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August 2014
Scientific News
Researchers Develop a New Means of Killing Harmful Bacteria
Engineered particles are capable of producing toxins that are deadly to targeted bacteria.
Smart Insulin Patch Could Replace Painful Injections for Diabetes
A joint effort between diabetes doctors and biomedical engineers could revolutionize how people with diabetes keep their blood sugar levels in check.
Algal Blooms Pose Health Risks Downstream
A new study has found that toxic algal blooms in reservoirs on the Klamath River can create unsafe water conditions far downstream on lower parts of the river in northern California.
New Type of Drug Can Target All Disease-causing Proteins
Current drugs block the actions of only about a quarter of known disease-causing proteins, but Yale University researchers have developed a technology capable of not just inhibiting, but destroying every protein it targets.
The Perfect Partnership: Research & Industry; Software & Instrumentation. It really starts to come together at ASMS 2015
Collaboration and knowledge-sharing were evident everywhere: on the bus, in the hallways and in the bars. This article aims to capture this theme and share with you some of the fruits of this coming together of science and industry.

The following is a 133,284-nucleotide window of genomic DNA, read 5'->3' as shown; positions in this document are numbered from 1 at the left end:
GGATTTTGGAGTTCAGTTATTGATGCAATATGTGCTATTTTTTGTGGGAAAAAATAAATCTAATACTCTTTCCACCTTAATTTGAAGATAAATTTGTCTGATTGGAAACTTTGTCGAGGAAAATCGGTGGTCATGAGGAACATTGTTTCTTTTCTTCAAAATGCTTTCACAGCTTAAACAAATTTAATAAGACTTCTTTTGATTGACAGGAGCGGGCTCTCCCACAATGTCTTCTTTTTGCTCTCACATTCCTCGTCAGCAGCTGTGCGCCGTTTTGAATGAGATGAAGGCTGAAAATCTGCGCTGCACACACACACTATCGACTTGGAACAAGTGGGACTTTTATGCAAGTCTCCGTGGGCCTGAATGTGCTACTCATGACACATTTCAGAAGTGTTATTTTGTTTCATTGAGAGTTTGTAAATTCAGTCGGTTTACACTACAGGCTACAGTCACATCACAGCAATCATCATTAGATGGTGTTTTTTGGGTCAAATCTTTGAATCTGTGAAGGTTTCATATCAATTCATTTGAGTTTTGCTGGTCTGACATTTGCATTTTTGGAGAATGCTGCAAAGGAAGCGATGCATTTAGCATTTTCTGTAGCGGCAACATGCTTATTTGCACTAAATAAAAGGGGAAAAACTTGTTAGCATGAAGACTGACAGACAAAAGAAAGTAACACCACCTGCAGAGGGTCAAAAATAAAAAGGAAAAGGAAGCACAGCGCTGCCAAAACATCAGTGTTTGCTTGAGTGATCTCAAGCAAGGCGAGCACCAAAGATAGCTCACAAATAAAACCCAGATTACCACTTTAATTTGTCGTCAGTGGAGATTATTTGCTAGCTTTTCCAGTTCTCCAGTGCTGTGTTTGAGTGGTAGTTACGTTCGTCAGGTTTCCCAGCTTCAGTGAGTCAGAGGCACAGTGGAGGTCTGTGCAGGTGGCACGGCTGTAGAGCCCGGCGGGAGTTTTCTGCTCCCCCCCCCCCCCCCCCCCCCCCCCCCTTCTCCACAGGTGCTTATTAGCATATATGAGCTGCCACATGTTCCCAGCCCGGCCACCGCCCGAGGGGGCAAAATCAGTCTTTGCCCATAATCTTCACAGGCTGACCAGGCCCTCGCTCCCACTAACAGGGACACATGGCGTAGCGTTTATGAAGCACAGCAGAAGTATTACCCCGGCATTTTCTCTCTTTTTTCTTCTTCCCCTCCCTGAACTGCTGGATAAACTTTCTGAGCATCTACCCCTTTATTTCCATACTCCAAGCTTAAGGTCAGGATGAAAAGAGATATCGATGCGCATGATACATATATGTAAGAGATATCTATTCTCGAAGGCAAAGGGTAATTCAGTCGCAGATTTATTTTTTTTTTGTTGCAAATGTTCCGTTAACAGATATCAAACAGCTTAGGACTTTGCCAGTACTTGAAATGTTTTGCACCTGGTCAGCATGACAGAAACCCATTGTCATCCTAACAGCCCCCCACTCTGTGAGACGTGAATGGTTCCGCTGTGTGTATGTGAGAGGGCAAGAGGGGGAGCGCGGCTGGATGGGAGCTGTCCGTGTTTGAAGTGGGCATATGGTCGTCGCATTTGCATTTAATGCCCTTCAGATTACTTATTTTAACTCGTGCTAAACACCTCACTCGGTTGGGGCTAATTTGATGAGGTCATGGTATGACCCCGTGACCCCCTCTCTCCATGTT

Designing New Pain Relief Drugs
Researchers have identified the molecular interactions that allow capsaicin to activate the body’s primary receptor for sensing heat and pain, paving the way for the design of more selective and effective drugs to relieve pain.
How C. difficile Toxins enter Cells
Clostridium difficile is a dangerous intestinal bacterium that can cause severe diarrhoea and life-threatening intestinal infections after long-term treatment with antibiotics.
Bacteria Cooperate to Repair Damaged Siblings
New research unearths the unique ability of a certain type of soil borne bacteria to repair nearby damaged cells.
Vitamin E Keeps Muscles Healthy
Body builders have it right: vitamin E does help build strong muscles, and scientists appear to have figured out one important way it does it.
Microchip Captures Clusters of Circulating Tumor Cells
Researchers have developed a microfluidic chip that can capture rare clusters of circulating tumor cells, which could yield important new insights into how cancer spreads.
04 Aug 2014 - 08 Aug 2014
Stockton, CA, USA
Mass Spectrometry Principles and Practice
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18 Aug 2014 - 19 Aug 2014
Beijing, China
2nd International Conference on Epidemiology and Evolutionary Genetics
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Genetics and Genomics
20 Aug 2014 - 21 Aug 2014
Virtual Conference
Genetics and Genomics
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7th Annual Pharmaceutical Regulatory Asia Conference
26 Aug 2014 - 29 Aug 2014
Singapore, Asia
7th Annual Pharmaceutical Regulatory Asia Conference
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